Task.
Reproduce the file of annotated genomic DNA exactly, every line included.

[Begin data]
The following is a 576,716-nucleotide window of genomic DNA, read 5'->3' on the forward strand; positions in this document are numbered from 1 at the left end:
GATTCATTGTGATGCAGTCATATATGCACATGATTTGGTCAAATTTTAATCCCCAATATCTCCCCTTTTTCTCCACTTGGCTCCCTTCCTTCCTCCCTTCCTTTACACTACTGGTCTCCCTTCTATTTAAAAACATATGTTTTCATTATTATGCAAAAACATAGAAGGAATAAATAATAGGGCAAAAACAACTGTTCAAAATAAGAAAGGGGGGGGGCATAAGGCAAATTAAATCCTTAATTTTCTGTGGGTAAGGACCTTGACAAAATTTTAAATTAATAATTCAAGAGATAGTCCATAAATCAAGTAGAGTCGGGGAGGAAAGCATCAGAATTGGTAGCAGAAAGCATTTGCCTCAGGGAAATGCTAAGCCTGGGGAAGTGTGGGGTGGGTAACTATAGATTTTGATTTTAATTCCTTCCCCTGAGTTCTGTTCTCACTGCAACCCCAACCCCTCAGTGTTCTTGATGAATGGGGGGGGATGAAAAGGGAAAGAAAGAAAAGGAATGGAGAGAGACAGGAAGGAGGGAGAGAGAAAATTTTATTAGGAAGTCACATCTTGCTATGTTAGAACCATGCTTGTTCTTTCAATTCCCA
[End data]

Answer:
The following is a 576,716-nucleotide window of genomic DNA, read 5'->3' on the forward strand; positions in this document are numbered from 1 at the left end:
GATTCATTGTGATGCAGTCATATATGCACATGATTTGGTCAAATTTTAATCCCCAATATCTCCCCTTTTTCTCCACTTGGCTCCCTTCCTTCCTCCCTTCCTTTACACTACTGGTCTCCCTTCTATTTAAAAACATATGTTTTCATTATTATGCAAAAACATAGAAGGAATAAATAATAGGGCAAAAACAACTGTTCAAAATAAGAAAGGGGGGGGGCATAAGGCAAATTAAATCCTTAATTTTCTGTGGGTAAGGACCTTGACAAAATTTTAAATTAATAATTCAAGAGATAGTCCATAAATCAAGTAGAGTCGGGGAGGAAAGCATCAGAATTGGTAGCAGAAAGCATTTGCCTCAGGGAAATGCTAAGCCTGGGGAAGTGTGGGGTGGGTAACTATAGATTTTGATTTTAATTCCTTCCCCTGAGTTCTGTTCTCACTGCAACCCCAACCCCTCAGTGTTCTTGATGAATGGGGGGGGATGAAAAGGGAAAGAAAGAAAAGGAATGGAGAGAGACAGGAAGGAGGGAGAGAGAAAATTTTATTAGGAAGTCACATCTTGCTATGTTAGAACCATGCTTGTTCTTTCAATTCCCA